The protection of the SA poultry industry has not resulted in growth of local production and it seems likely that this latest application for increased tariffs will generally do more harm than good. There are commercial opportunities for competitive businesses. For example, demand is there for mechanically deboned meat that is used in processed products. SA chicken farmers could also be thinking beyond our borders. There are opportunities to rethink the use of the “white” chicken meat that is not highly sought after in SA but is demanded in other markets. A reduction in the use of brining by SA producers could also open up export possibilities in neighbouring Southern African Developing Community countries.

These ideas are admittedly easier said than done. Their implementation will require stakeholders along the broader poultry value chain to work more closely together. There are shared objectives that could be pursued through greater levels of interaction and partnership. Increasing employment and keeping poultry prices accessible for the majority of SA consumers will benefit all players. The government and business can co-operate to address not only a level playing field for competition but in removing some of the barriers for growing exports of poultry, such as meeting the technical standards in potential markets.

The anti-import mindset also needs to shift to view competitors from countries such as Brazil as potential partners in the development of our agriculture sector. Chicken has been an irritation in this bilateral relationship (and others) but there is much SA could learn from the Brazilian experience. Taking a whole value-chain approach supports this suggestion as Brazil is also one of the most efficient producers of soya and other crops that are critical cost contributors to chicken feed. Global trade uncertainties could see shifts taking place in these supply chains that SA producers would benefit from understanding.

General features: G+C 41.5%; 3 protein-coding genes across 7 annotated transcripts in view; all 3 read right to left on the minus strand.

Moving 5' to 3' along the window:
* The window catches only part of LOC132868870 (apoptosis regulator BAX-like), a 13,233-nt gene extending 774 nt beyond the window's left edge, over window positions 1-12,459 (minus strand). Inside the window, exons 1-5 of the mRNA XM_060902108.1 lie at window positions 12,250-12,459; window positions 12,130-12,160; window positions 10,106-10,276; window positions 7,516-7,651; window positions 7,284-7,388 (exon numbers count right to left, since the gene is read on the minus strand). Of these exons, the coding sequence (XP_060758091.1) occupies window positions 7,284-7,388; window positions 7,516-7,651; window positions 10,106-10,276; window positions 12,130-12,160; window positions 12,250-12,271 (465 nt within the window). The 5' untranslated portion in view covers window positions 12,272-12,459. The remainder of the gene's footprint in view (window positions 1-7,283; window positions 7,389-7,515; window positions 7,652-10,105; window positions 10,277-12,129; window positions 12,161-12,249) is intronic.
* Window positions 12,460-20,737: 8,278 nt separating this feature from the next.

A more proactive approach in favour of co-operation could have widespread spin-offs for our economy as a whole. Co-operation on poultry could become a strength that reflects the special connection between SA and Brazil. Both countries are members of important global groups such as Ibsa, Brics and the Group of 20. Such connections with other emerging economies that share similar socioeconomic challenges are critical at a time when the multilateral system is under threat from unilateral action by large economies.

Trade wars may provide a chance for big players to flex their muscles, with scant regard to the consequences. SA is not in this league. The use of trade protection needs to be carefully considered, with particular attention placed on the impact on employment in the broader economy, food security and the disposable income of consumers.

Rather than applying tariff increases on chicken, it is time for the white flag to be waved by all sides so we can move forward in a new spirit of partnership and co-operation. This is more likely to achieve the intended impact of job creation and economic growth in the long term.

• Makokera is a director at Tutwa Consulting Group.